Visibility from behind the wheel isn’t great. The water washes over the Squb a’s nose, submerging the high-mounted lights and making the front of the car invisible. Without my glasses and through a windscreen that has water droplets on the outside and inside, I can’t see where I’m going. But if I look to the side I can make out land and just about see other cars motoring along, blissfully unaware that they’re passing a paddling car.
This isn’t the most wondrous thing about the Squba though, and nor is it the actual diving itself. In the waters of Lake Zurich visibility is down to ten metres or less and all I can see is our photographer as we swoop past him. I am, in fact, more drawn to my own hands. Like a child noticing its limbs for the first time I study them, intrigued by this new feeling of weightlessness in the familiar surroundings of the Squba’s cabin. Perhaps it’s the closest I’ll ever get to driving on the moon. Unless Rinderknecht has something brewing.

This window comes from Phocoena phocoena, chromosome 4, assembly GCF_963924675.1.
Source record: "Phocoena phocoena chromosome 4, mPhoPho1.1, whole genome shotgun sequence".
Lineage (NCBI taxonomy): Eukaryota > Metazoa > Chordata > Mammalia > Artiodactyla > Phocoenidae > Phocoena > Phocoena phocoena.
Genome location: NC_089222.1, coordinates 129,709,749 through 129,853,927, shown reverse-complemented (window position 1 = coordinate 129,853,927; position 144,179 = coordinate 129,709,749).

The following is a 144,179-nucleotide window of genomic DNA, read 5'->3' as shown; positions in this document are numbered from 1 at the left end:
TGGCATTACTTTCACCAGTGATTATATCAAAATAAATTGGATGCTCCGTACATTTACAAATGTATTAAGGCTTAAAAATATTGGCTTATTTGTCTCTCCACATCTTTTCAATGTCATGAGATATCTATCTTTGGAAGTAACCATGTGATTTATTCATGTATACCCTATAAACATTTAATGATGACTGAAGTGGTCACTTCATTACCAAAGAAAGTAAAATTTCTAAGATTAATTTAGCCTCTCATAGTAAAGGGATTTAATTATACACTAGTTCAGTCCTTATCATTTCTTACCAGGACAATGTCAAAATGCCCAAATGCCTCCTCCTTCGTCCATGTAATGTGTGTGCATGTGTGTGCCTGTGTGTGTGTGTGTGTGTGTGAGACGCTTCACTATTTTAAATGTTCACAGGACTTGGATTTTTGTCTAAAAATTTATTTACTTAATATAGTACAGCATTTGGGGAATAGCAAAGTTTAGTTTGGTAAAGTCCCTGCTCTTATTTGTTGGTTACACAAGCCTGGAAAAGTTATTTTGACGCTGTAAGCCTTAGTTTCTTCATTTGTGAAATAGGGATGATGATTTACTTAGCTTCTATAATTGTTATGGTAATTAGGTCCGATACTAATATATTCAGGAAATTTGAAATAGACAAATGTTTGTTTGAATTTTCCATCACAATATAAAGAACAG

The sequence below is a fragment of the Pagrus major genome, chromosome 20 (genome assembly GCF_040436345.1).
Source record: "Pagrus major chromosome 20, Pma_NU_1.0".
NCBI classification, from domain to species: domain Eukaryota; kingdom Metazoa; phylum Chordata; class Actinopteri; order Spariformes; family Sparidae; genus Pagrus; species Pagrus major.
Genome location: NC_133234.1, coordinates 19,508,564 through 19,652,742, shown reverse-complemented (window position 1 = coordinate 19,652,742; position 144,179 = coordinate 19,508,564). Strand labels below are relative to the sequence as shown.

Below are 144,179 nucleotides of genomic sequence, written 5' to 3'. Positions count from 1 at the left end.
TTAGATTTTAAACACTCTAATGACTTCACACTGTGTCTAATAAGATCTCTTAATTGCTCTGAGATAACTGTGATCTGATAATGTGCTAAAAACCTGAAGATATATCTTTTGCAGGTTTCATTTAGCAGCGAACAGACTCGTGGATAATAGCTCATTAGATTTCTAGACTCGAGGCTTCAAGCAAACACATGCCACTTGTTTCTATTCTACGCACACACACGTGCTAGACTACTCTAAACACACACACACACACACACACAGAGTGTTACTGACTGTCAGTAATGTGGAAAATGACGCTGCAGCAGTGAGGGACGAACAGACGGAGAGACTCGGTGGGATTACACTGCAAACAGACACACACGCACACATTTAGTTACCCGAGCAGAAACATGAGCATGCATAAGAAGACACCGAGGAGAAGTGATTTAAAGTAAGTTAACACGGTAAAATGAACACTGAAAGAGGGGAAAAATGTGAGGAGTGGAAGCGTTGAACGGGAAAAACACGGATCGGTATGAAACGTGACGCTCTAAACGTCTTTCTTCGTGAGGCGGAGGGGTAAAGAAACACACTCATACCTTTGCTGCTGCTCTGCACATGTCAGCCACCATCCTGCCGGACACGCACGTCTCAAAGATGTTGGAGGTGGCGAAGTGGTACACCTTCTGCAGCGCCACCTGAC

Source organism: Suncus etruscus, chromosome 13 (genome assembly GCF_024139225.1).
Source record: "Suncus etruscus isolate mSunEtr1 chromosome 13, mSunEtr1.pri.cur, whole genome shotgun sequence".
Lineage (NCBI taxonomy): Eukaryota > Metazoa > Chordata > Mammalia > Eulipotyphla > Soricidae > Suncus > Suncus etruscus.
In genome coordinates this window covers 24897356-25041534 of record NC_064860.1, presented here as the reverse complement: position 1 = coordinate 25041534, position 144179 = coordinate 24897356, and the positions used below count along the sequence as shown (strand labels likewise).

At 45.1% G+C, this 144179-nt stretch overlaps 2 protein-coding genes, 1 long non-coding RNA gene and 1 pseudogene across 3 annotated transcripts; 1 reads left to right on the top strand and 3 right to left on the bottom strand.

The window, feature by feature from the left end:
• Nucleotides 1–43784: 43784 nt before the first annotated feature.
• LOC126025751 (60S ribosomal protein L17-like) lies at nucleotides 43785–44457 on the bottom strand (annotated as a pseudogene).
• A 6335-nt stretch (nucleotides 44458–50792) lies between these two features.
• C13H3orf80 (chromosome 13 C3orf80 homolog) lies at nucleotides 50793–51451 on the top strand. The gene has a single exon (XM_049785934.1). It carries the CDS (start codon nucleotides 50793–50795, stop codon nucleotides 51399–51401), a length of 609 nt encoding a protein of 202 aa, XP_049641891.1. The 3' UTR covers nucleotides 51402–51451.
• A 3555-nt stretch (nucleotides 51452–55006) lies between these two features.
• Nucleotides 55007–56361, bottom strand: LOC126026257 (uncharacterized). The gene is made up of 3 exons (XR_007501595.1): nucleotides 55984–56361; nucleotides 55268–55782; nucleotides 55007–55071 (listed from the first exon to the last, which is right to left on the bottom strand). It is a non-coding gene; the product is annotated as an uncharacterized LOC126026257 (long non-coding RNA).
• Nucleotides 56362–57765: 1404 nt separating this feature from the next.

This isn’t my one over-riding memory of the Squba though, and nor is it Rinderknecht agreeing that his car is unique in that you can urinate in it without penalty. What I will always recall will be free-diving around the Squba once we resurface. Before we wind the windows up and pump out the water I just abandon ship and look around.
The Squba, a car, hanging there suspended in the middle of Lake Zurich, is a mesmerising sight. Like a plane on the ground or a ship in dry dock, it looks so different out of its natural habitat. The suspension is slack and I expend a whole breath just studying the brakes. The matt white paint makes it look like a manatee, and it feels slick and streamlined to touch. It is magical, seductive and mysterious, a strange new type of car. It’s a memory I shall always have, and thankfully one I didn’t take to a watery grave.
The specs: Rinspeed Squba
Cost: £800,000 (est)
Engine: Electric motor with six Seabob lithium-ion batteries, 72bhp @ 4500rpm, 118lb ft@ 1500rpm
Transmission: Rear-wheel drive (on land); two bow jets (under water)
Performance: 5.1sec 0-50mph, 75mph, 0g/km CO2 (on land); 1.8mph under water
Made from: Aluminium/glassfibre
On sale: Make Frank an offer